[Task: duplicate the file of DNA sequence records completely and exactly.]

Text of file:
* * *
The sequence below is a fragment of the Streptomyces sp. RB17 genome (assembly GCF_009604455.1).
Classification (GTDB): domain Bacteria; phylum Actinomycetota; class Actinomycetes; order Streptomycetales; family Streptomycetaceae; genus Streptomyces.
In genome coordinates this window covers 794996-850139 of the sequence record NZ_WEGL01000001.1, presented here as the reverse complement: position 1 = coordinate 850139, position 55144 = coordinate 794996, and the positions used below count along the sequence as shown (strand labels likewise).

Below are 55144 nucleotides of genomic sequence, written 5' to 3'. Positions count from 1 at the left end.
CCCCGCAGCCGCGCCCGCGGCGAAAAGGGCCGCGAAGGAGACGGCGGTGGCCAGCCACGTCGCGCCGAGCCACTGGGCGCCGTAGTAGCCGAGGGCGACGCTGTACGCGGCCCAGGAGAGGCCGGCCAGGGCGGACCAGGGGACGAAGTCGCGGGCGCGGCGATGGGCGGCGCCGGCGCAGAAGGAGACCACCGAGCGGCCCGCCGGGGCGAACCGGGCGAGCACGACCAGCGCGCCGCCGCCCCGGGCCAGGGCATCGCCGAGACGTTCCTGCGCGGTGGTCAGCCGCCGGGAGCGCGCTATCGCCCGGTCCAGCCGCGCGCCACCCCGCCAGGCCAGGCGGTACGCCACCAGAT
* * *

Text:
The sequence below is a fragment of the Streptomyces sp. RB17 genome (assembly GCF_009604455.1).
Classification (GTDB): domain Bacteria; phylum Actinomycetota; class Actinomycetes; order Streptomycetales; family Streptomycetaceae; genus Streptomyces.
In genome coordinates this window covers 794996-850139 of the sequence record NZ_WEGL01000001.1, presented here as the reverse complement: position 1 = coordinate 850139, position 55144 = coordinate 794996, and the positions used below count along the sequence as shown (strand labels likewise).

Below are 55144 nucleotides of genomic sequence, written 5' to 3'. Positions count from 1 at the left end.
CCCCGCAGCCGCGCCCGCGGCGAAAAGGGCCGCGAAGGAGACGGCGGTGGCCAGCCACGTCGCGCCGAGCCACTGGGCGCCGTAGTAGCCGAGGGCGACGCTGTACGCGGCCCAGGAGAGGCCGGCCAGGGCGGACCAGGGGACGAAGTCGCGGGCGCGGCGATGGGCGGCGCCGGCGCAGAAGGAGACCACCGAGCGGCCCGCCGGGGCGAACCGGGCGAGCACGACCAGCGCGCCGCCGCCCCGGGCCAGGGCATCGCCGAGACGTTCCTGCGCGGTGGTCAGCCGCCGGGAGCGCGCTATCGCCCGGTCCAGCCGCGCGCCACCCCGCCAGGCCAGGCGGTACGCCACCAGAT